This article provides More Examples Of Wrongful Termination.

If you missed our previous article with Examples Of Wrongful Termination, you can read it here.

A person has been wrongfully terminated from their job if they were fired or laid off illegally.

Because Nevada is an at-will state, an employer has the option to fire an employee without having to give a reason or justify the action. On the other hand, an employee is free to quit their job any time they please.

It becomes Wrongful Termination if the termination occurs as a result of any type of discrimination on the part of the employer, if there was any public policy that was violated, or the termination goes against any of the company’s internal guidelines.

Another reason a termination can be ruled as Wrongful Termination is if it is due to the employee being a whistleblower regarding issues in the workplace that pertain to safety or illegal activity going on.

Below are some more examples of wrongful termination in Nevada businesses. You can compare these to your circumstances to see if you see if they apply to your termination.

1. Sexual Harassment Wrongful Termination

Sexual harassment is against the law. This falls under the 1964 Civil Rights Act in Title VII. You may be entitled to back pay and possibly have your job reinstated if you were wrongfully terminated due to sexual harassment. You also may be entitled to punitive damages as well as reimbursement for any attorney fees you’ve had to pay.

It has occurred in a number of companies that sexual harassment is so widespread and common that it becomes a hostile work environment. Employees who are subjected to work in such an environment find it difficult to perform the duties of their job in an effective manner. More often than not, an employee who is forced to work in such an environment finds it easier to quit their job than to deal with the daily stress brought on by the harassment.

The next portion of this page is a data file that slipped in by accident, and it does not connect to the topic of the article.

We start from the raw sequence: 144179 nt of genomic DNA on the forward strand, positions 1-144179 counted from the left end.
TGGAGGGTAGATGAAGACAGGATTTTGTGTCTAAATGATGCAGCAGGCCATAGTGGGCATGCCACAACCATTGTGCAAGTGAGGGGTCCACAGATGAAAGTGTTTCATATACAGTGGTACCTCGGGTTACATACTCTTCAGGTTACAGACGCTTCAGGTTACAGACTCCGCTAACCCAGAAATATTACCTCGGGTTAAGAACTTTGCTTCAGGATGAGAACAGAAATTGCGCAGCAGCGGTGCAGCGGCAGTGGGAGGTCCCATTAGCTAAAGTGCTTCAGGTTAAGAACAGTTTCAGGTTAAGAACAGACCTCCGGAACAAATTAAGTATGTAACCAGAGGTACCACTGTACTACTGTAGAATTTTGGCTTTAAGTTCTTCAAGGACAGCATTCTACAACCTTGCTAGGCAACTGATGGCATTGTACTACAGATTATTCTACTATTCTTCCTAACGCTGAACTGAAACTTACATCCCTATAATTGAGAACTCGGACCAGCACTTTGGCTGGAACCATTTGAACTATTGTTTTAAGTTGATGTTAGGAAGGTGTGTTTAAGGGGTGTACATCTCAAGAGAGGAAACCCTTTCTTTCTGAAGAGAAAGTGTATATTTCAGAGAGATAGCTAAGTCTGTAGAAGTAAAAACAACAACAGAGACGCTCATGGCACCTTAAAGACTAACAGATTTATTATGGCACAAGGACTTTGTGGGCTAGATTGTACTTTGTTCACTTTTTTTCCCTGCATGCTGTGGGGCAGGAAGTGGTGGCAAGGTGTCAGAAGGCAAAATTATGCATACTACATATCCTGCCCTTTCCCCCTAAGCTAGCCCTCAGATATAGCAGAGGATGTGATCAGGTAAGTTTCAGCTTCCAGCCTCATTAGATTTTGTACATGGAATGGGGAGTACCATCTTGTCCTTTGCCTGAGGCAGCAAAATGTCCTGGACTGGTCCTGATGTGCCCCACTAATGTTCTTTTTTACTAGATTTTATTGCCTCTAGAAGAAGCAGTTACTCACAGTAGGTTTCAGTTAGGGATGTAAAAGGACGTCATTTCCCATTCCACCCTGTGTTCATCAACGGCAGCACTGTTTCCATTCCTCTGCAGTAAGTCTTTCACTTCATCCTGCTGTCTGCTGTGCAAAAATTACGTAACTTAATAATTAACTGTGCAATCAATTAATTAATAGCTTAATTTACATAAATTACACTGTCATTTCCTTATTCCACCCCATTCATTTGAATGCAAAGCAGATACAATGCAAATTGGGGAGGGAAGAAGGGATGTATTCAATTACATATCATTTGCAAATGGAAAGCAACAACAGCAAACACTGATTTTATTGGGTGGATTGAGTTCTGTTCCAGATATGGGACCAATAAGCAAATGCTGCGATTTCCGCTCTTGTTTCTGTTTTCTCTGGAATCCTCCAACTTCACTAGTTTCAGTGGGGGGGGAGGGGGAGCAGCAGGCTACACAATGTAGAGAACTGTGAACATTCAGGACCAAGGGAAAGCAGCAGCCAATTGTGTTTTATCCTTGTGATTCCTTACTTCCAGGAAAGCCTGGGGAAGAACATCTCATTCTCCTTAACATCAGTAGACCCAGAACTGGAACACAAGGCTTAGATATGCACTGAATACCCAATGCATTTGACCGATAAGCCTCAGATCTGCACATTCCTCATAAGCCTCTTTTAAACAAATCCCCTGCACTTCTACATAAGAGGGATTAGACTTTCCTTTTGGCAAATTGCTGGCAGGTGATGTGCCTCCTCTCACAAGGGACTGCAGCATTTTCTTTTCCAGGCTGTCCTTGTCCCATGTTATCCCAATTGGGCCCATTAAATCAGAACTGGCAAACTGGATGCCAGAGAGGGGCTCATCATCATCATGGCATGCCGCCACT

This type of sexual harassment should not be put up with. If you were wrongfully terminated from your job because of sexual harassment, because you complained about it, or you finally had to quit because you could no longer tolerate it, you may be eligible to file a wrongful termination lawsuit against your former employer. In this suit, you may seek not only compensation for monetary damages but may include amounts for your pain and suffering you have experienced as a result of this activity.

2. Racial Discrimination

Both State and Federal laws make it very clear that it is not acceptable to treat an employee differently due to their race or the color of their skin.

An example of workplace Racial discrimination would be to put employees who are of a certain race into only certain jobs. It would also include making hiring, firing, or employee promotions based on their race or the color of their skin.

These types of discrimination also create a hostile work environment. If you lose your job due to racial discrimination or you are fired for complaining about it, you may have a solid wrongful termination claim.

3. Workers’ Compensation Retaliation Claims

More examples of wrongful termination include another type of wrongful termination that comes through retaliating against an employee for filing a workers’ compensation claim.

In these types of cases, if an employee is injured on the job and later files a workers’ compensation claim for the injury, the employer will sometimes fire them for doing so.

If your job termination came as a result of you filing a workers’ compensation claim for an injury you sustained on the job, you may well have grounds for filing a wrongful termination lawsuit against your ex-employer.

It is also against the law for an employer to fire or threaten an employee who has testified on the behalf of another employee regarding a workers’ compensation case. It is also against the law for an employer to retaliate against an employee who has missed work due to such a work-related injury.